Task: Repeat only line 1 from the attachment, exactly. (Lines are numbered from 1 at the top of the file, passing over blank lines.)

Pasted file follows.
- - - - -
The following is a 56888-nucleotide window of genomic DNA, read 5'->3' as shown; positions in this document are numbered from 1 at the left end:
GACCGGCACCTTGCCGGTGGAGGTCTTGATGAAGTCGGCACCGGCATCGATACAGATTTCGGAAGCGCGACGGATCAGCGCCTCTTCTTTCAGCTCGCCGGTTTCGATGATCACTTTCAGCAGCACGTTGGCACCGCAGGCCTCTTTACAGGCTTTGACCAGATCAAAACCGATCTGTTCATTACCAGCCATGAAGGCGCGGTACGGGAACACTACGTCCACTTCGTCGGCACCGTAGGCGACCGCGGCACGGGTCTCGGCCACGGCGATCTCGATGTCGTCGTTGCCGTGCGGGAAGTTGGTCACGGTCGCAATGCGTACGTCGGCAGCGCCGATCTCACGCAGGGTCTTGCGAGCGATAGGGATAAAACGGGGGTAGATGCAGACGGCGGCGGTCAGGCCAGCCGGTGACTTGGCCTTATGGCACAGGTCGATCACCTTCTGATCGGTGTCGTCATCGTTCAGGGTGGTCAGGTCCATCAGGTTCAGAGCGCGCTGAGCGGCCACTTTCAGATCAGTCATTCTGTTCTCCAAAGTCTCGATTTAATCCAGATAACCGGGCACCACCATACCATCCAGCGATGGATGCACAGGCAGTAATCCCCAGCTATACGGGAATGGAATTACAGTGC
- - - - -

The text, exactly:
The following is a 56888-nucleotide window of genomic DNA, read 5'->3' as shown; positions in this document are numbered from 1 at the left end: